Before closing, two final points are in order. First, Project 2025 is the work of 54 authors, most of whom had senior positions in the Trump Administration, many in the White House itself, such as Russ Vought, former Director of the Office of Management and Budget, and Stephen Miller, Senior Advisor for Policy and Trump’s Director of Speechwriting. Second, fearing his former minions might have gone too far, last week Trump wrote on social media, “I know nothing about Project 2025. I have no idea who is behind it. I disagree with some of the things they’re saying and some of the things they’re saying are absolutely ridiculous and abysmal.”

Without knowing anything about Project 2025, he seems to know what’s in it. And, even though he and Stephen Miller were joined at the hip in their anti-immigrant war, he now seems to not know him.

Which leads me to offer this observation: Donald Trump is congenitally incapable of telling the truth. Even when faced with no reason to lie, he will lie anyway. That, coupled with his existential need for sycophantic loyalists, mirrors the Germany of the 1930s. History rhymes again.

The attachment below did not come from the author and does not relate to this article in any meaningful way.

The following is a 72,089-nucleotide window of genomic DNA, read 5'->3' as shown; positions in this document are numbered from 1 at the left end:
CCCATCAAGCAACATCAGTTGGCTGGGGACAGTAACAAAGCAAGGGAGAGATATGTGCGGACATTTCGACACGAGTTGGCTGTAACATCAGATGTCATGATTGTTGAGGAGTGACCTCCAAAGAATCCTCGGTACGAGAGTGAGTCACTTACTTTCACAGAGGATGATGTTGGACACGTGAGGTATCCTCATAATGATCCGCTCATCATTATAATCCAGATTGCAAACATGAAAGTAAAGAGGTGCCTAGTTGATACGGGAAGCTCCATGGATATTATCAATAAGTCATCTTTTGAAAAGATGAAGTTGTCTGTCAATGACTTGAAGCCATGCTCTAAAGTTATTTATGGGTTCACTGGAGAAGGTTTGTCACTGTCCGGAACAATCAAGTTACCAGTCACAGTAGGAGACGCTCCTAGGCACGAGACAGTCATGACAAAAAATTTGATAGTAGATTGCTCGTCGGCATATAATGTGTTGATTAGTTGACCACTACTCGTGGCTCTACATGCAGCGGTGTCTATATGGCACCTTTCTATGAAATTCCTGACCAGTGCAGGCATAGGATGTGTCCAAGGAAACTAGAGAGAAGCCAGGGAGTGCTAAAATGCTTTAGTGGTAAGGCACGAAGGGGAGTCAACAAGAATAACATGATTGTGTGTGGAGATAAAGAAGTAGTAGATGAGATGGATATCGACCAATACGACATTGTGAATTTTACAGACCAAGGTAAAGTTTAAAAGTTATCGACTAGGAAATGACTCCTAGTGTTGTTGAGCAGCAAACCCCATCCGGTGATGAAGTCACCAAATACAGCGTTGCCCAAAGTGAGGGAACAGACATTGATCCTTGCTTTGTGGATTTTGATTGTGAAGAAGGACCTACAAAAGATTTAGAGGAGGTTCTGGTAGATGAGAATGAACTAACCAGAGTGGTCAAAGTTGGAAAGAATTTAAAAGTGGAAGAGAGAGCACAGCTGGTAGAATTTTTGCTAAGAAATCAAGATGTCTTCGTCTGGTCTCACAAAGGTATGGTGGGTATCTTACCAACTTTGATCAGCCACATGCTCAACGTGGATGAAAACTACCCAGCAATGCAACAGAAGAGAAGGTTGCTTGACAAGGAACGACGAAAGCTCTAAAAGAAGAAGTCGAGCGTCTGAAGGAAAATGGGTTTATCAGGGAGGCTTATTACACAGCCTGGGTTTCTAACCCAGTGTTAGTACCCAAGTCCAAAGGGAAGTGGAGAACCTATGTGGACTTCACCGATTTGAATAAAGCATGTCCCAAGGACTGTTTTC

It was Vladimir Lenin who said, “When one demands nothing but obedience, one will get nothing but obedient fools.”

A momentous day as we once again battle for the soul of our nation

Thursday, July 4th, 2024

The year was 1763. Britain had just defeated France in the Seven Years War, what we in America call the French and Indian War. During the war, the British national debt had nearly doubled, going from £72 million to more than £130 million. Its budget had risen tenfold from £14.5 million to £145 million.

The 1763 Treaty of Paris, which ended the war and gave Britain triumph over France ceded to Britain all of Canada and the great trans-Allegheny plains in the valleys of the Ohio and Mississippi, which were populated by indigenous native tribes and more than 8,000 French-Canadian Catholics. Not  completely expelled from the continent, the French still held Louisiana and the mouth of the Mississippi, from which the British feared they might stage a comeback.